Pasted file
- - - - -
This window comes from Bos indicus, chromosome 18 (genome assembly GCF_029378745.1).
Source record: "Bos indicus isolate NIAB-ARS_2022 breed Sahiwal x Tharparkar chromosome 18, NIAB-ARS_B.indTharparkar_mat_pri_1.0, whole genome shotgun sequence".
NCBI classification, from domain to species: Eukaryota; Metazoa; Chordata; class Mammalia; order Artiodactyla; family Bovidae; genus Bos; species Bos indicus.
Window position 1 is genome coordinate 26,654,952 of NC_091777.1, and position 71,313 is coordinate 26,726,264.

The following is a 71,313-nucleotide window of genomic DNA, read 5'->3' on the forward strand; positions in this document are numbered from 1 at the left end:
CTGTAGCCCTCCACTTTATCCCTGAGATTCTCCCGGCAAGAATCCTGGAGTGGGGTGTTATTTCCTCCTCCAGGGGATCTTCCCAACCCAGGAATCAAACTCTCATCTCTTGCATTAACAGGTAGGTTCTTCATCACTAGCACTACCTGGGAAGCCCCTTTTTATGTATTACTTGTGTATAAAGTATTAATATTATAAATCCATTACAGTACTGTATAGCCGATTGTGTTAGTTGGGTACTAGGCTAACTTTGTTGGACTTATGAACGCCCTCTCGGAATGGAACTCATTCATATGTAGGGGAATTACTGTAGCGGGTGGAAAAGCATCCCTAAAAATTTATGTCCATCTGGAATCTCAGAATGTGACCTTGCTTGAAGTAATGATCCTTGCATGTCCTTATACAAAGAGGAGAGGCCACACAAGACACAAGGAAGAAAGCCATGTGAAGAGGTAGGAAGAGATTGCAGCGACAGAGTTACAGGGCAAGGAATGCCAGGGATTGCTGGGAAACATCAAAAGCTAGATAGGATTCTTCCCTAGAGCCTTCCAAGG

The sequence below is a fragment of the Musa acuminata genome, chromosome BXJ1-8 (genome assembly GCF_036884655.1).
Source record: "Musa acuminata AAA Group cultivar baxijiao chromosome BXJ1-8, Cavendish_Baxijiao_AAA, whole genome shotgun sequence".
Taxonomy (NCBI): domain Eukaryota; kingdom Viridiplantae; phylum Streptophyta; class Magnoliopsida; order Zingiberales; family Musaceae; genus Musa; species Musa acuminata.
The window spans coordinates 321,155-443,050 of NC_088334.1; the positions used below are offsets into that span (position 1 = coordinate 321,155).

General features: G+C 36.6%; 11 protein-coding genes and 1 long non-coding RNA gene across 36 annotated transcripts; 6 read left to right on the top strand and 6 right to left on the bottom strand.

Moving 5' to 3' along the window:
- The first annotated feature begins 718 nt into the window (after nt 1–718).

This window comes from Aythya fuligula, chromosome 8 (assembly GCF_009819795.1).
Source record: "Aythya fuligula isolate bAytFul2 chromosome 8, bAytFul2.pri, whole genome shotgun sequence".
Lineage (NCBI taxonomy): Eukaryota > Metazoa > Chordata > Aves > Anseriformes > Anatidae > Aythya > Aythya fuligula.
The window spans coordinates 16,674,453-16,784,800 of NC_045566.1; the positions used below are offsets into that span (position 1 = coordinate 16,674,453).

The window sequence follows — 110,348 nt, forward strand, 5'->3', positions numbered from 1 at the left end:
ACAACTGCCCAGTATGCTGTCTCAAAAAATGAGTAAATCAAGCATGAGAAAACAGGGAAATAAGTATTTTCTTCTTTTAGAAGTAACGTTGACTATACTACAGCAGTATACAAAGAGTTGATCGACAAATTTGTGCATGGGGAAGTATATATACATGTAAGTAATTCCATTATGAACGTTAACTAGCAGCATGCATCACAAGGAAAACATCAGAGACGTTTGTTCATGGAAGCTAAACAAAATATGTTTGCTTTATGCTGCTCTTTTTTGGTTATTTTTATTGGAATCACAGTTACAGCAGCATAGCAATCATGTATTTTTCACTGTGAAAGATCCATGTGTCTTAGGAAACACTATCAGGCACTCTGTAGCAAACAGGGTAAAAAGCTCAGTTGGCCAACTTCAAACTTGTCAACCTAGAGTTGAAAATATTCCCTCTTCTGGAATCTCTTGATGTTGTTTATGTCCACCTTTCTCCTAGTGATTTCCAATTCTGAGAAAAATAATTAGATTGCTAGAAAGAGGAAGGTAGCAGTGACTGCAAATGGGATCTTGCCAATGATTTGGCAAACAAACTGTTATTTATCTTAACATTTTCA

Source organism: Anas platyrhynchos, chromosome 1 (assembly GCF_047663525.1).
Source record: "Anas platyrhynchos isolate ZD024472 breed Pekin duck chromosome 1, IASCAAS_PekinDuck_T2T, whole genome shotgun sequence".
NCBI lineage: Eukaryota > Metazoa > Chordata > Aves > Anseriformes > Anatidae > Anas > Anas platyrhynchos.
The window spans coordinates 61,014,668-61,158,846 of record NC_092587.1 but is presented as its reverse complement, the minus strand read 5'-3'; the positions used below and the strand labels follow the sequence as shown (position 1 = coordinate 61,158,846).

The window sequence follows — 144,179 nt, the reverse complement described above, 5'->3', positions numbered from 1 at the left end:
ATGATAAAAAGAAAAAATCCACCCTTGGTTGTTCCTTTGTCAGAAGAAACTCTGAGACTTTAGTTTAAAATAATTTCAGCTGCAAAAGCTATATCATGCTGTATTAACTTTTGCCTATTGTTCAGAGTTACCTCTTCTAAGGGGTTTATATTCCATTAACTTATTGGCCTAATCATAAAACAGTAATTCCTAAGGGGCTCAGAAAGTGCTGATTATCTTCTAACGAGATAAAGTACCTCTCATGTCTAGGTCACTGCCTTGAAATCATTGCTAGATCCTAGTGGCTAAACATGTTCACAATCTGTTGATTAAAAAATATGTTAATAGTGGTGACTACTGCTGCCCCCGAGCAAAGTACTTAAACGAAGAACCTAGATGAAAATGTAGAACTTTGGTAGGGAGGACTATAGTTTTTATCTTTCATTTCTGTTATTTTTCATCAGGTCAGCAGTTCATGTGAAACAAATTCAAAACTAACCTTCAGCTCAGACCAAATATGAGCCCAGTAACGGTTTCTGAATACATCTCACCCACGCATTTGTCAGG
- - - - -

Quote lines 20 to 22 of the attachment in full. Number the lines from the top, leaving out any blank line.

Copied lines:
Source organism: Anas platyrhynchos, chromosome 1 (assembly GCF_047663525.1).
Source record: "Anas platyrhynchos isolate ZD024472 breed Pekin duck chromosome 1, IASCAAS_PekinDuck_T2T, whole genome shotgun sequence".
NCBI lineage: Eukaryota > Metazoa > Chordata > Aves > Anseriformes > Anatidae > Anas > Anas platyrhynchos.